The EU's Eastern Partnership [What Think Tanks are thinking]

25-11-2016

The Eastern Partnership was launched in 2009 as a regional programme of the European Neighbourhood Policy to promote integration and cooperation between the European Union, its Member States and Armenia, Azerbaijan, Belarus, Georgia, Moldova and Ukraine. It has achieved limited progress, partly due to conflicts and political instability in the region. Nevertheless, it has sent a signal of the EU’s willingness to strengthen ties with the region, offering incentives to governments and civil society to push ahead with democratic and economic reforms. Three of the six former Soviet republics involved – Georgia, Moldova and Ukraine – have concluded Association Agreements and Deep and Comprehensive Free Trade Area agreements with the EU. This note offers links to recent commentaries and reports by major international think tanks on the Eastern Partnership. More reports on the topic can be found in a previous edition of 'What Think Tanks are Thinking'.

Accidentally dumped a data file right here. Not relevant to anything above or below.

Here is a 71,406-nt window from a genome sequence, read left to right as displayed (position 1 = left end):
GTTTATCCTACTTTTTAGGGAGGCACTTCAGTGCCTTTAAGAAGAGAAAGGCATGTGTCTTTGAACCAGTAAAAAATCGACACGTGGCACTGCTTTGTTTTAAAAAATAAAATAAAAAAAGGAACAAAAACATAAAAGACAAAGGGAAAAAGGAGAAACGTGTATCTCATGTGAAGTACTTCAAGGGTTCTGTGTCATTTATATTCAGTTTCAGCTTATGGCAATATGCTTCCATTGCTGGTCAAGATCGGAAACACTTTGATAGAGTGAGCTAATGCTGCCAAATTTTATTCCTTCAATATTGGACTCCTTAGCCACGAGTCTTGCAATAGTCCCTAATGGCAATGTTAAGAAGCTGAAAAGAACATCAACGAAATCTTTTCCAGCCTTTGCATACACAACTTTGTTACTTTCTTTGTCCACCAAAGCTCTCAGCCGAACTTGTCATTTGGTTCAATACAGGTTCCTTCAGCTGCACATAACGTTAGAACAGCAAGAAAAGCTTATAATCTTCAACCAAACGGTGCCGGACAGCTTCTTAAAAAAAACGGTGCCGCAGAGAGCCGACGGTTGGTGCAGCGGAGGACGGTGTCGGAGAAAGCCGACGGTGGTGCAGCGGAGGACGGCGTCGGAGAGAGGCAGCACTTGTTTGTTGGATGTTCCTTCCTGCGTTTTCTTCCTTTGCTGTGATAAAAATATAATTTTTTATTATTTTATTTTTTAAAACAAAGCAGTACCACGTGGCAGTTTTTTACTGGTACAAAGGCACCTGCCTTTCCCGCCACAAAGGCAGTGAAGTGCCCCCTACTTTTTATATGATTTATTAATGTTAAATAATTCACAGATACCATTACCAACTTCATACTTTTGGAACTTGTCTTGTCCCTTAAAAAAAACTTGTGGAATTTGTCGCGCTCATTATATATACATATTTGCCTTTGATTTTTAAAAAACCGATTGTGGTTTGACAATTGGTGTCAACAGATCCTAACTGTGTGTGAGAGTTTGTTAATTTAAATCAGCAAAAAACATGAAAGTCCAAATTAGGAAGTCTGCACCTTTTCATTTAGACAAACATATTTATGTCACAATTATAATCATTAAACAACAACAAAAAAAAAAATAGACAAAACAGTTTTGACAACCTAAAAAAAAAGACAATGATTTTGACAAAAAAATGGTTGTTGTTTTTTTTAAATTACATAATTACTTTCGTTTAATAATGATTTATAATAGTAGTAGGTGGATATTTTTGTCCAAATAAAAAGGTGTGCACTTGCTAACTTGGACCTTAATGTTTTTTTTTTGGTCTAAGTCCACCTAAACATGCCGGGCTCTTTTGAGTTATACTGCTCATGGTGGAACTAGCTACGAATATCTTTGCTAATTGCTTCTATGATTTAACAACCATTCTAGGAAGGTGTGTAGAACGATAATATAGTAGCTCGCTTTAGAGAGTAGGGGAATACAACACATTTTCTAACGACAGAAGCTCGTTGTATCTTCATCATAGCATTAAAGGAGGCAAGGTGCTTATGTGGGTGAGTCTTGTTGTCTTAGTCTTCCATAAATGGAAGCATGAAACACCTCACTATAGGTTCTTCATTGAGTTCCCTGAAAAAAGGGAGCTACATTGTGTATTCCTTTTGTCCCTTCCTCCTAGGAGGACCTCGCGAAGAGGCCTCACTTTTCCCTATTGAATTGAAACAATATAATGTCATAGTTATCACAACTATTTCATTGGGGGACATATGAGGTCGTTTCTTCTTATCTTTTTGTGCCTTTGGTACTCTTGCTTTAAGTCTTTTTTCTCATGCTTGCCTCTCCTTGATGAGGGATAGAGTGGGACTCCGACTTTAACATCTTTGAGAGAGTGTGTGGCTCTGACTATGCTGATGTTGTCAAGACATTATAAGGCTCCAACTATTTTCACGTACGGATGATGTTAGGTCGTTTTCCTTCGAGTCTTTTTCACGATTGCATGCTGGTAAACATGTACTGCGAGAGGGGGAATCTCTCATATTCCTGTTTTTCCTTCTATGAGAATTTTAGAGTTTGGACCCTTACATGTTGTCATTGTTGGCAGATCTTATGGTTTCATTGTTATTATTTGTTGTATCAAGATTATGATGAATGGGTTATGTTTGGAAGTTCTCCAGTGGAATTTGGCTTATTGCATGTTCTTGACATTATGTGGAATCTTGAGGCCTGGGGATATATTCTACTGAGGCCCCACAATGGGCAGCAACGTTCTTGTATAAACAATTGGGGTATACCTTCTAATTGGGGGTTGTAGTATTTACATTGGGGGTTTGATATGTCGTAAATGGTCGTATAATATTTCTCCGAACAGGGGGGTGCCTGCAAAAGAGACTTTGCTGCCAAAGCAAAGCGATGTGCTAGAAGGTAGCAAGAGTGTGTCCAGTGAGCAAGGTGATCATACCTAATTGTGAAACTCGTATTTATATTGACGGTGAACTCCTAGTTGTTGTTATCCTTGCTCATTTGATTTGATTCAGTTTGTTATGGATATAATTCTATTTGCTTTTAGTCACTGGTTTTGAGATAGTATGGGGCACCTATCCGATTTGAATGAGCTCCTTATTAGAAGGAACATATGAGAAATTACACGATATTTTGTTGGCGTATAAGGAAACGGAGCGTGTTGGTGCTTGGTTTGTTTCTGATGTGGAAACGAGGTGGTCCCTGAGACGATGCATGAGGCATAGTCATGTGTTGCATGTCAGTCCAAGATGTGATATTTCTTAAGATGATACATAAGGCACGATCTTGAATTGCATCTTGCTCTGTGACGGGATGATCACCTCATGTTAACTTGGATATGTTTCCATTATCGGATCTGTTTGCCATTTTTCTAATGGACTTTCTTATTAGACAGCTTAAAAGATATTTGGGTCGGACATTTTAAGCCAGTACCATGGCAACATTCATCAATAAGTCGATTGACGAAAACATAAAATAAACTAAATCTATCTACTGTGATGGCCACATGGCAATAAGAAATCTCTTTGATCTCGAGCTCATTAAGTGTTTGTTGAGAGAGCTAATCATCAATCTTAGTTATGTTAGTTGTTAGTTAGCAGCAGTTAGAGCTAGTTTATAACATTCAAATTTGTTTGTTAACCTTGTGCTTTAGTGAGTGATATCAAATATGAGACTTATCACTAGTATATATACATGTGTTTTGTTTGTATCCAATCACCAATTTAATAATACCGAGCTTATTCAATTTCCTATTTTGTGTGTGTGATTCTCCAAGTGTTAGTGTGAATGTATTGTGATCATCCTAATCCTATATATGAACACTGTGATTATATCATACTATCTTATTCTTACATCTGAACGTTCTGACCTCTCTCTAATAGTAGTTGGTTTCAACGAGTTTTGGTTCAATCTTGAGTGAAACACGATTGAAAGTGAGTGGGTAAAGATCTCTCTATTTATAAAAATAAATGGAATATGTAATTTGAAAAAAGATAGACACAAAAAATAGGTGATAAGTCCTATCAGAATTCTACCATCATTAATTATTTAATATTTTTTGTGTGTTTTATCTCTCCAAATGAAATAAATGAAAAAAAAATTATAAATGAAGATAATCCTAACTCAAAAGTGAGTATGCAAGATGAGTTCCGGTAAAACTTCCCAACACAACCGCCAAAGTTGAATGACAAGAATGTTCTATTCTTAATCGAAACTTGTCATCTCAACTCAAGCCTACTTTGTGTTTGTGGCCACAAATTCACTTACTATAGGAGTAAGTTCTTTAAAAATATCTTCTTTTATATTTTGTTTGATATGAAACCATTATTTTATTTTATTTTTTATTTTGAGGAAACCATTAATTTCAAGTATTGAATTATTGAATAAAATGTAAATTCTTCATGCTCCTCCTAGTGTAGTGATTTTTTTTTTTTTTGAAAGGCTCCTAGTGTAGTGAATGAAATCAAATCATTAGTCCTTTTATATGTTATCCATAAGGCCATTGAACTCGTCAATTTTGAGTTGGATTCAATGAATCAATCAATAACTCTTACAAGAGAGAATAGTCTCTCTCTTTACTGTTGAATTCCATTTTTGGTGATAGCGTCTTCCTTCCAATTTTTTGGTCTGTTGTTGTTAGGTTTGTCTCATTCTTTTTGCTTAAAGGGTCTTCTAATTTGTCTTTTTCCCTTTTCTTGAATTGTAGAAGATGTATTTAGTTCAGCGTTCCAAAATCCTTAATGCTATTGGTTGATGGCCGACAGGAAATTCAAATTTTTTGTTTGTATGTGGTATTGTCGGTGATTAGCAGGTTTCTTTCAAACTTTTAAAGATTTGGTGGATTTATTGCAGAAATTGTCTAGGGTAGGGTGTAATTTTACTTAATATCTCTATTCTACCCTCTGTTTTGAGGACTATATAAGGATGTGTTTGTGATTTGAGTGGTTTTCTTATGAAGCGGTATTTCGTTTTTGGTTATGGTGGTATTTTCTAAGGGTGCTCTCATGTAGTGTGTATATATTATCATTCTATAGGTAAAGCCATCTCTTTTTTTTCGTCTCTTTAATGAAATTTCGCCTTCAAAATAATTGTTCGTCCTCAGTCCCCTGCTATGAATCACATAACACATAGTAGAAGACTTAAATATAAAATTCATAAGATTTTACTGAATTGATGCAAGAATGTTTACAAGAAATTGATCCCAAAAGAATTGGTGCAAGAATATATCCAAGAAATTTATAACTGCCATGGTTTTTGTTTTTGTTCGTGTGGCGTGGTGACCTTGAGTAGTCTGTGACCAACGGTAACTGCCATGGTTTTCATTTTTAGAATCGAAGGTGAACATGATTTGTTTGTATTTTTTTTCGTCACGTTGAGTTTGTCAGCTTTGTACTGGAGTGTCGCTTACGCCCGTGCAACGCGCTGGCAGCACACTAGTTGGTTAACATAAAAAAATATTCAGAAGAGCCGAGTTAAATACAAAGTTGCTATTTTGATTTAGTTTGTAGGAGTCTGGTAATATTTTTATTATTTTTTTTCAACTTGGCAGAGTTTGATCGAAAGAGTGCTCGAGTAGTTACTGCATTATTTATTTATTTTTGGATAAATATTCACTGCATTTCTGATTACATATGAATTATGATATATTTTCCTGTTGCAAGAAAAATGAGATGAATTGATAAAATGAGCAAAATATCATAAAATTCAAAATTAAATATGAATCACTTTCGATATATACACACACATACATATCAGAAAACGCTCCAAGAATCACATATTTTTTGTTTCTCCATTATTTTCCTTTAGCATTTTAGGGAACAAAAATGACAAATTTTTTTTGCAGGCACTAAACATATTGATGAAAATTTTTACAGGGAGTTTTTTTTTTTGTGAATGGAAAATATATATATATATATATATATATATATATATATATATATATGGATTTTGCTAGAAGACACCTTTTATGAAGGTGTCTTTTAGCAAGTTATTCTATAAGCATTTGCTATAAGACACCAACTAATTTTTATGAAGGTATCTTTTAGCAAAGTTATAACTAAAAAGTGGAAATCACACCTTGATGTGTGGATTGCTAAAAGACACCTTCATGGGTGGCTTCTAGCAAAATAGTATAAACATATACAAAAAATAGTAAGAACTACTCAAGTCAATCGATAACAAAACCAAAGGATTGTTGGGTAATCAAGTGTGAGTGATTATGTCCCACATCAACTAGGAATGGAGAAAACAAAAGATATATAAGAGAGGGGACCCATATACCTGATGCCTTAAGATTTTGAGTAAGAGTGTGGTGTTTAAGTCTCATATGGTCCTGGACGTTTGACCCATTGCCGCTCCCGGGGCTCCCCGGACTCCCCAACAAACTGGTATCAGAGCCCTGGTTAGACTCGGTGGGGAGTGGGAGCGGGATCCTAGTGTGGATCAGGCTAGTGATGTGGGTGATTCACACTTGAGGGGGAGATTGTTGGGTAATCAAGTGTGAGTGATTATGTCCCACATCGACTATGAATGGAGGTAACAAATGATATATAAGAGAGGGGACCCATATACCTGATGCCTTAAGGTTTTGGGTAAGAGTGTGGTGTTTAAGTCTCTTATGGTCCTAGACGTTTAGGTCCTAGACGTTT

The Eastern Partnership was launched in 2009 as a regional programme of the European Neighbourhood Policy to promote integration and cooperation between the European Union, its Member States and Armenia, Azerbaijan, Belarus, Georgia, Moldova and Ukraine. It has achieved limited progress, partly due to conflicts and political instability in the region. Nevertheless, it has sent a signal of the EU’s willingness to strengthen ties with the region, offering incentives to governments and civil society to push ahead with democratic and economic reforms. Three of the six former Soviet republics involved – Georgia, Moldova and Ukraine – have concluded Association Agreements and Deep and Comprehensive Free Trade Area agreements with the EU. This note offers links to recent commentaries and reports by major international think tanks on the Eastern Partnership. More reports on the topic can be found in a previous edition of 'What Think Tanks are Thinking'.